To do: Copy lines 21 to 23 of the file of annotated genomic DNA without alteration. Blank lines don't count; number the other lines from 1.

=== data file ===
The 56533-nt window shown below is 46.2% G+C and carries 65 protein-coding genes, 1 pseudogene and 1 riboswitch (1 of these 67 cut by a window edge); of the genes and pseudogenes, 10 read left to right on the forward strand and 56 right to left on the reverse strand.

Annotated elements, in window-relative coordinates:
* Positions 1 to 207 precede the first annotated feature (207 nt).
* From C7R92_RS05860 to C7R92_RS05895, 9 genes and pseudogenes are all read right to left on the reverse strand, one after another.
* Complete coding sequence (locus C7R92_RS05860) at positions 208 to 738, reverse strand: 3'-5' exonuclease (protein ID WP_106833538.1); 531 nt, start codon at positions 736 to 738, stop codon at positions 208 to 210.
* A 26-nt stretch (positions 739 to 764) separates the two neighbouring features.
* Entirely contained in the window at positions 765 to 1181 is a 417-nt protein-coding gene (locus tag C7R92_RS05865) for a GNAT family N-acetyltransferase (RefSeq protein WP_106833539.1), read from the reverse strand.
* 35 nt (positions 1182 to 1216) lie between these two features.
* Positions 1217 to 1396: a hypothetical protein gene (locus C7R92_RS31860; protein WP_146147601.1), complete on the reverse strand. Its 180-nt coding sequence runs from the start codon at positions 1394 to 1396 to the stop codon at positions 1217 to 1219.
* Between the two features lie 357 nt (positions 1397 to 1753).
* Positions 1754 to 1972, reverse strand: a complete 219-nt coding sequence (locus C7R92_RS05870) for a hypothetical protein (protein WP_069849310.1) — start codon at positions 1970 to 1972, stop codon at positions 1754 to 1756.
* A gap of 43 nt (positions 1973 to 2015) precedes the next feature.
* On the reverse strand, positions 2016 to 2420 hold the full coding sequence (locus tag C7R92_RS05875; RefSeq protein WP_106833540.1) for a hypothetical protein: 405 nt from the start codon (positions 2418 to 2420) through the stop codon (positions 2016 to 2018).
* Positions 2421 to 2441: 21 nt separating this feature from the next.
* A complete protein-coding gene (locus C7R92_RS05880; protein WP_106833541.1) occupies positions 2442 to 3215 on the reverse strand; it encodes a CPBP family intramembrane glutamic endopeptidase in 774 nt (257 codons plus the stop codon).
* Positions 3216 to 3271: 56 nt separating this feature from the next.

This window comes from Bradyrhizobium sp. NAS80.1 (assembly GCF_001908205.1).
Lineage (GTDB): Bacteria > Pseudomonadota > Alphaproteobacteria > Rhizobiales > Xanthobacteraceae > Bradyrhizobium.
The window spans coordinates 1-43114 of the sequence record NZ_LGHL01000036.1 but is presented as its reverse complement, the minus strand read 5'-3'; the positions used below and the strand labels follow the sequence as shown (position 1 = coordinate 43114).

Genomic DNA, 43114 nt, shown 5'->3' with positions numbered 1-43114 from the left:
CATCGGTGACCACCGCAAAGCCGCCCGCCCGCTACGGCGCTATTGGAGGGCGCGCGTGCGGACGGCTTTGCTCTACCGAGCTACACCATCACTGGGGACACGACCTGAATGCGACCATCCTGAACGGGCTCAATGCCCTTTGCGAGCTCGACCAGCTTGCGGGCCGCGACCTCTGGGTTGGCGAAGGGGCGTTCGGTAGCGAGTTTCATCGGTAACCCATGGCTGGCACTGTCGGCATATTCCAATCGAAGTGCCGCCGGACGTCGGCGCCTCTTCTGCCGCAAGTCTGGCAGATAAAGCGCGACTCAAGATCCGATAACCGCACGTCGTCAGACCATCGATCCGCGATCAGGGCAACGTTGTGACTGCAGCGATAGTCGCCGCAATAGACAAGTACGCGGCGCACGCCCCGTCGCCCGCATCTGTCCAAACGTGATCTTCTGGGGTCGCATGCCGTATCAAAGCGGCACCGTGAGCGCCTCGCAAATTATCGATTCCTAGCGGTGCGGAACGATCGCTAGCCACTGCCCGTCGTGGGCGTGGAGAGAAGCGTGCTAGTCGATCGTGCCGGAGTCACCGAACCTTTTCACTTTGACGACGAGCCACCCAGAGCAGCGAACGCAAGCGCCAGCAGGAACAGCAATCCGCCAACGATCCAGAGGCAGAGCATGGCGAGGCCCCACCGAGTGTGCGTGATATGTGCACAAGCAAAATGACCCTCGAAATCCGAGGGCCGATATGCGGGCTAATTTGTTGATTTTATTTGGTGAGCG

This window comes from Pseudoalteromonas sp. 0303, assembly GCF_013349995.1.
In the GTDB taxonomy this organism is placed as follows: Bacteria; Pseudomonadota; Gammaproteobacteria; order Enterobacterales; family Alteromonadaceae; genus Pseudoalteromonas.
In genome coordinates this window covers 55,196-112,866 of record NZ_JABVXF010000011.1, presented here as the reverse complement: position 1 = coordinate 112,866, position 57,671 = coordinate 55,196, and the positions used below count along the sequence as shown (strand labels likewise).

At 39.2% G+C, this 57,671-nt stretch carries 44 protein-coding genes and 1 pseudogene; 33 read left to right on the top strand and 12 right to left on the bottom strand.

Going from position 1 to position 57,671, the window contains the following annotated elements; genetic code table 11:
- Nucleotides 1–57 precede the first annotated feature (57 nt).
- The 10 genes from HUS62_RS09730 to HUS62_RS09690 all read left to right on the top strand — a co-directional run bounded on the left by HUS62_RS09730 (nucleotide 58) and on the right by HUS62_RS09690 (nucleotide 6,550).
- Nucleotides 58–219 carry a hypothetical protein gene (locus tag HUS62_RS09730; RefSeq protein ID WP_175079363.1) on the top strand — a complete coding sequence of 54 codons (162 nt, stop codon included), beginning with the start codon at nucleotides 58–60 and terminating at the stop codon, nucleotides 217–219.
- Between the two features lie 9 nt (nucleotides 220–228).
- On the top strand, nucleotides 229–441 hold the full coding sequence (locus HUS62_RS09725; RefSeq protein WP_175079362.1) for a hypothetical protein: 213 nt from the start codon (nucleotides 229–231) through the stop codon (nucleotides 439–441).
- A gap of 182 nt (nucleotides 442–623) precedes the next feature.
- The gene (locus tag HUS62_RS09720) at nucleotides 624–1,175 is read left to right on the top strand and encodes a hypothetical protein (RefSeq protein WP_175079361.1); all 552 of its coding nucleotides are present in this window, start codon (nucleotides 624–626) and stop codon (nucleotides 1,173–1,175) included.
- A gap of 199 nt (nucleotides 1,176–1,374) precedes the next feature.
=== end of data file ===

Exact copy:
CATCGGTGACCACCGCAAAGCCGCCCGCCCGCTACGGCGCTATTGGAGGGCGCGCGTGCGGACGGCTTTGCTCTACCGAGCTACACCATCACTGGGGACACGACCTGAATGCGACCATCCTGAACGGGCTCAATGCCCTTTGCGAGCTCGACCAGCTTGCGGGCCGCGACCTCTGGGTTGGCGAAGGGGCGTTCGGTAGCGAGTTTCATCGGTAACCCATGGCTGGCACTGTCGGCATATTCCAATCGAAGTGCCGCCGGACGTCGGCGCCTCTTCTGCCGCAAGTCTGGCAGATAAAGCGCGACTCAAGATCCGATAACCGCACGTCGTCAGACCATCGATCCGCGATCAGGGCAACGTTGTGACTGCAGCGATAGTCGCCGCAATAGACAAGTACGCGGCGCACGCCCCGTCGCCCGCATCTGTCCAAACGTGATCTTCTGGGGTCGCATGCCGTATCAAAGCGGCACCGTGAGCGCCTCGCAAATTATCGATTCCTAGCGGTGCGGAACGATCGCTAGCCACTGCCCGTCGTGGGCGTGGAGAGAAGCGTGCTAGTCGATCGTGCCGGAGTCACCGAACCTTTTCACTTTGACGACGAGCCACCCAGAGCAGCGAACGCAAGCGCCAGCAGGAACAGCAATCCGCCAACGATCCAGAGGCAGAGCATGGCGAGGCCCCACCGAGTGTGCGTGATATGTGCACAAGCAAAATGACCCTCGAAATCCGAGGGCCGATATGCGGGCTAATTTGTTGATTTTATTTGGTGAGCG

This window comes from Pseudoalteromonas sp. 0303, assembly GCF_013349995.1.
In the GTDB taxonomy this organism is placed as follows: Bacteria; Pseudomonadota; Gammaproteobacteria; order Enterobacterales; family Alteromonadaceae; genus Pseudoalteromonas.